The joys of learning to say no

One of the best things about getting older is letting go of the need to please or impress other people at the expense of your own wellbeing. It’s kind of the emotional equivalent of f***-you money—having the psychic wherewithal to do and say what you want.

At 62, I’ve finally realized that the world won’t end if you say “no” when you don’t want to do something!

I didn’t get that when I was younger. I was the consummate good girl/people-pleaser. And I cringe today when I think of some of the situations I allowed myself to be in because of my own insecurities and inability to set boundaries. To say no.

Like the awful dates I went on because I didn’t want to hurt a guy’s feelings. Or worse—the guys I slept with because I thought that if they wanted me, that validated me somehow. Never mind that they were a**holes.

Like pretend-laughing at sexist or racist jokes instead of telling someone how offensive I found their so-called humor and walking away.

Like letting a deadbeat boyfriend continue to live with me after he repeatedly “borrowed” money and never paid it back—instead of kicking him to the curb the first time he reneged.

Like listening to my mother share intimate details of her dating life instead of telling her how uncomfortable it made me feel and to please stop.

Like taking on a freelance project from someone I knew would be a client from hell instead of politely declining and saving my sanity.

Saying no was hard
when their feelings mattered more
than mine. Now I count.

I’m not saying that we should blithely go about our lives without consideration for anyone else’s feelings. That’s akin to being a sociopath.

But we shouldn’t be doormats or martyrs either. Making your own peace of mind a priority isn’t self-involvement—it’s self-determination. And while there are many things in this life over which we have no control, I can certainly decide how I want to spend my time and with whom I want to spend it.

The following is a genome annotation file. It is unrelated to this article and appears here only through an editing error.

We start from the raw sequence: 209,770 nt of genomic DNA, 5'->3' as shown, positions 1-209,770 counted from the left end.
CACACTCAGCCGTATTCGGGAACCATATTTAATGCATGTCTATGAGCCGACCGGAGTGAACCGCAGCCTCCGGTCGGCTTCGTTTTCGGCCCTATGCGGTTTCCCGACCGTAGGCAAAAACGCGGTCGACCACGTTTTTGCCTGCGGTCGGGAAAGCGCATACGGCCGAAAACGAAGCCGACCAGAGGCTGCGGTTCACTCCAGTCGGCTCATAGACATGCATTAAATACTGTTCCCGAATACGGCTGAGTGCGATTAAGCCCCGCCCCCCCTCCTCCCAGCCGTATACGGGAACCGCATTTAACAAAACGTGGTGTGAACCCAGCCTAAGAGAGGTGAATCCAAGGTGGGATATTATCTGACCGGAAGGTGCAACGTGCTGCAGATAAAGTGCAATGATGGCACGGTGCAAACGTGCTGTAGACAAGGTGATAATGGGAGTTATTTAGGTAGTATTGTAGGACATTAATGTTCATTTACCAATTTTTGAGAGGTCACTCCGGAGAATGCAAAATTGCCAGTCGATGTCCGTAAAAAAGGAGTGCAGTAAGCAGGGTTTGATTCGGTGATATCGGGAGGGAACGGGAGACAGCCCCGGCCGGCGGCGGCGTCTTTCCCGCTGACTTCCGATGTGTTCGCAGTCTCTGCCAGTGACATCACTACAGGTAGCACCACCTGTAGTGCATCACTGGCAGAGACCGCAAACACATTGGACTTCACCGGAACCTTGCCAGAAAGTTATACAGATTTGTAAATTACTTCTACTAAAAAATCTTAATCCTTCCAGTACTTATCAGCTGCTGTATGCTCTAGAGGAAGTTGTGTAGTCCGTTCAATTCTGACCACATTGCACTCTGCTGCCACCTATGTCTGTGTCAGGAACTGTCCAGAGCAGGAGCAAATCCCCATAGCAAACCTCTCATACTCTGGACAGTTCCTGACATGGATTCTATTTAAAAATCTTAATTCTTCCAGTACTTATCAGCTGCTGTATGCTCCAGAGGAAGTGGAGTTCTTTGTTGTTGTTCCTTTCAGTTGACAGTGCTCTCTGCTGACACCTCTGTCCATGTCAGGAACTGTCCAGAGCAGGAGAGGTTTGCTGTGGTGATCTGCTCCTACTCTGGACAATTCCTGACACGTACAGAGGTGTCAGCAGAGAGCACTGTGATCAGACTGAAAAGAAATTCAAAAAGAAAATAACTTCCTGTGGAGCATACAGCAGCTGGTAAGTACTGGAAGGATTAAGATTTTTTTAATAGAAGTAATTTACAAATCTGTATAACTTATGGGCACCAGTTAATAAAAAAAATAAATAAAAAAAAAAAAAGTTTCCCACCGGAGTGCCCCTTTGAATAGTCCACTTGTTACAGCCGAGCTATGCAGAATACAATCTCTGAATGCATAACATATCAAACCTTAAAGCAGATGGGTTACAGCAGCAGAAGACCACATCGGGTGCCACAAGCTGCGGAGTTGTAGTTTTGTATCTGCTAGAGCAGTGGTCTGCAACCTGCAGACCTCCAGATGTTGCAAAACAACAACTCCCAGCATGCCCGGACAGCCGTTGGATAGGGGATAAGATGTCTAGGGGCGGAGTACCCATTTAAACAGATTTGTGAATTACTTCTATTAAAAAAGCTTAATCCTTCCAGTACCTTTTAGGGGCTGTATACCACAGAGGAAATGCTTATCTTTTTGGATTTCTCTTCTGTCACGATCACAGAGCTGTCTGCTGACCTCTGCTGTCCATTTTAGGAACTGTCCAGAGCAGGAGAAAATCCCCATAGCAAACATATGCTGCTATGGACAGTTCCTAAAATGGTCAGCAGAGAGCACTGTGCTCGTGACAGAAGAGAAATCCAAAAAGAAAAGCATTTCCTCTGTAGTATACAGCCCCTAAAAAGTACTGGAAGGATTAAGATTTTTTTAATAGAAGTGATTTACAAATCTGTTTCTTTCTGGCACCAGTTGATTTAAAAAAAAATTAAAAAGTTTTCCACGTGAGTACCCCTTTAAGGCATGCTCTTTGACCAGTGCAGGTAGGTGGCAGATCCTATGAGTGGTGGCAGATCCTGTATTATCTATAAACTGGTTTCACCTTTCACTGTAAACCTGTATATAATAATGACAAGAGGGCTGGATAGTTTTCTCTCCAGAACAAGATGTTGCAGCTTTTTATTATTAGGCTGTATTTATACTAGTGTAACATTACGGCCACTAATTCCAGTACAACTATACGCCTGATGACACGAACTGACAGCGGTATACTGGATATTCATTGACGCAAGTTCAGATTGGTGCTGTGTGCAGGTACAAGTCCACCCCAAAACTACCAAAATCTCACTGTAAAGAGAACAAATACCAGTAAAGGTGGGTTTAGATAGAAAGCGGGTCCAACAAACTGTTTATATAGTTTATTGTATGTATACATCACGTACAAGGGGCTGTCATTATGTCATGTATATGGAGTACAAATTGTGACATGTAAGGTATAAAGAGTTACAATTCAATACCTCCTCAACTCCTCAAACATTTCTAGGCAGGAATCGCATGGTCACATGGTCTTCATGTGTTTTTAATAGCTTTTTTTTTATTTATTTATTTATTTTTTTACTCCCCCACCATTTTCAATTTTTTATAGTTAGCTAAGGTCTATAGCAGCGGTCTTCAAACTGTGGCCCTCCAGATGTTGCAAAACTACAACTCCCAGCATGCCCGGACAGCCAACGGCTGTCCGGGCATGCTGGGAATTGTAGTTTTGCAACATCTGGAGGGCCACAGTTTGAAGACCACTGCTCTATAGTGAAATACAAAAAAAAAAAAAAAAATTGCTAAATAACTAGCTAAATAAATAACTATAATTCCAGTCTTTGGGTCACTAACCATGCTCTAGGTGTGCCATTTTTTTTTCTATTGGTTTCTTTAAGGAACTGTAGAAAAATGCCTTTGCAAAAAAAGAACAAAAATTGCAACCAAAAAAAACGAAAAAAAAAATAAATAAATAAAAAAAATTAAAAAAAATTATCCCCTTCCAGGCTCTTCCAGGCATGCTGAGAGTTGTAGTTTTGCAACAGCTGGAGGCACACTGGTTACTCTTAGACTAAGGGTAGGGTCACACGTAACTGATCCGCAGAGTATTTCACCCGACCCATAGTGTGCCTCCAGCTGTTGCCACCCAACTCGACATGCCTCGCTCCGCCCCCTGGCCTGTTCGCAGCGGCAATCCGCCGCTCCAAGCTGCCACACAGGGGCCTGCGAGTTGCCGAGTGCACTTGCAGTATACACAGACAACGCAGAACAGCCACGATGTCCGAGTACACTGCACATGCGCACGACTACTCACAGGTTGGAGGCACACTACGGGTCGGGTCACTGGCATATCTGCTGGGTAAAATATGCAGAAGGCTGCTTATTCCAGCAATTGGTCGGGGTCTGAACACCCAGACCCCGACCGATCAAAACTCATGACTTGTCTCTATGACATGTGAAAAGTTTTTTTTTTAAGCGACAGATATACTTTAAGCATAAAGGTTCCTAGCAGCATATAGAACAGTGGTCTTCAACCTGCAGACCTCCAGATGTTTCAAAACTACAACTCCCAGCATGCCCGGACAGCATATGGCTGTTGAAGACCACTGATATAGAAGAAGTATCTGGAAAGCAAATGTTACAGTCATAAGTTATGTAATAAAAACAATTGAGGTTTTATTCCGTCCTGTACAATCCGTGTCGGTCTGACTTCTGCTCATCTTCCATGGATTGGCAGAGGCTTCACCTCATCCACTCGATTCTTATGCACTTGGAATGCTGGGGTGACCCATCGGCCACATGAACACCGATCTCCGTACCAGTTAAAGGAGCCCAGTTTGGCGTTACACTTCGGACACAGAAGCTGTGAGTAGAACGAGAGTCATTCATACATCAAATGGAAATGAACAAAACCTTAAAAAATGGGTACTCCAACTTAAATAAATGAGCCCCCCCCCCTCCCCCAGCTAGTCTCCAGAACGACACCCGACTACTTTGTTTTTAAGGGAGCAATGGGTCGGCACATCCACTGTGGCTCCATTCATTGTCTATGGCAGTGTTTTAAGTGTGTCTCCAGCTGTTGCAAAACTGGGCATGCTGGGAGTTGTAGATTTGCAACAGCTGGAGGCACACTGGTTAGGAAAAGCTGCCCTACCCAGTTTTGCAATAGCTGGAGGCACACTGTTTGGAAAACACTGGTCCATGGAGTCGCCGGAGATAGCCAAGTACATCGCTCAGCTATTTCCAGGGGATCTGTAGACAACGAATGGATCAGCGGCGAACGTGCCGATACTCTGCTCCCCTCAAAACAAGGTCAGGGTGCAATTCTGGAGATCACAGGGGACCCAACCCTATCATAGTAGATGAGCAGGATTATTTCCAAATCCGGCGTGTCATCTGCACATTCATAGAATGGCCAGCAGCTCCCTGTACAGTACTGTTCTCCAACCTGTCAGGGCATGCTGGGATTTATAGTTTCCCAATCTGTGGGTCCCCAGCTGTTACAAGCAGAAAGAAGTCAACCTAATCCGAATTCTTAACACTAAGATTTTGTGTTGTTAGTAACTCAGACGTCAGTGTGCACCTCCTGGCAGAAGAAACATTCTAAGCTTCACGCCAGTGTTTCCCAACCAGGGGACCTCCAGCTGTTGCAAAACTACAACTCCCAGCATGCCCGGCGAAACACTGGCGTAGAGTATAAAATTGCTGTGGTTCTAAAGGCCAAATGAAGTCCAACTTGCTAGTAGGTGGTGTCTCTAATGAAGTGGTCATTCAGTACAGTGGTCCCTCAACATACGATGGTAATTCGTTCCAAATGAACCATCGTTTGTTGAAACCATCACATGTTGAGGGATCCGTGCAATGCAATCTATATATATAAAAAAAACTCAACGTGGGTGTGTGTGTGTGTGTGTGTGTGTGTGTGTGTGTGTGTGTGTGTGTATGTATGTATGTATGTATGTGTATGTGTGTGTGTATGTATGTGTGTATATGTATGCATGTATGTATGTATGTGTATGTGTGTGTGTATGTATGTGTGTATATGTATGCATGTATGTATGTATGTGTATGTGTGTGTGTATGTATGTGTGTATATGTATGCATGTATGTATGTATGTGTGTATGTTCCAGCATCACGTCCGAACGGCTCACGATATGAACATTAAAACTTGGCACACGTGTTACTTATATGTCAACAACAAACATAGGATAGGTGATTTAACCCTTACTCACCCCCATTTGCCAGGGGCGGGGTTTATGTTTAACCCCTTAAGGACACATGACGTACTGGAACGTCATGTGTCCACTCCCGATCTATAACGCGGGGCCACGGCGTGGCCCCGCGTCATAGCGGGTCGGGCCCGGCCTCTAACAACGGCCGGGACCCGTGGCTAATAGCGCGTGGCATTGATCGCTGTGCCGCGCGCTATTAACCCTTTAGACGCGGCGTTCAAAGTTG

It’s taken me 60-plus years to learn this—and believe me, I still have times when I waver. Or make a conscious decision to endure something because it’s really important to someone I care about.

But certain things have gotten much easier. Like excusing myself from an excruciatingly boring conversation at a cocktail party. Or refusing to spend any more time with a relative who keeps multiple loaded guns in his house and accidentally fired one when we were staying with him. Or ignoring hints from folks who would love to visit Maine next summer (and just want a place to stay). Or turning down an invitation to do something I’m simply not interested in. Or not feeling compelled to spend two hours on the phone with a drama-addicted friend who only calls when there’s a crisis in her life (thank gawd for caller ID).

A big part of my unwillingness to tolerate these situations or people anymore is the growing realization that life is short, so why should I spend it being uncomfortable, pissed off, bored, resentful or in danger of being shot? As Bonnie Raitt put it in her song Nick of Time, “Life gets mighty precious when there’s less of it to waste.”

Think about it…what’s the worst that could happen if you tell someone no? That they get mad at you and stop calling or requesting or doing whatever it was you said no to? Hey—problem solved!

So what do you have the hardest time saying no to? Or is there a situation you’ve successfully navigated out of? Please share…






Roxanne Jones

About Roxanne Jones

By day, Roxanne Jones is an award-winning freelance copywriter specializing in health and medicine. She launched Boomer Haiku, a humorous blog about life as a baby boomer, in 2015, and a Boomer Haiku greeting card line in 2016 (available at 6 Maine stores; visit to learn more). Born and raised in Brunswick, she left Maine after high school (Class of 1971) and, after living in Massachusetts and California, came screaming back to her home state in 2006. She enjoys chardonnay, laughing at the foibles and frustrations of getting older, and contemplates plastic surgery to get rid of the wattle on her neck.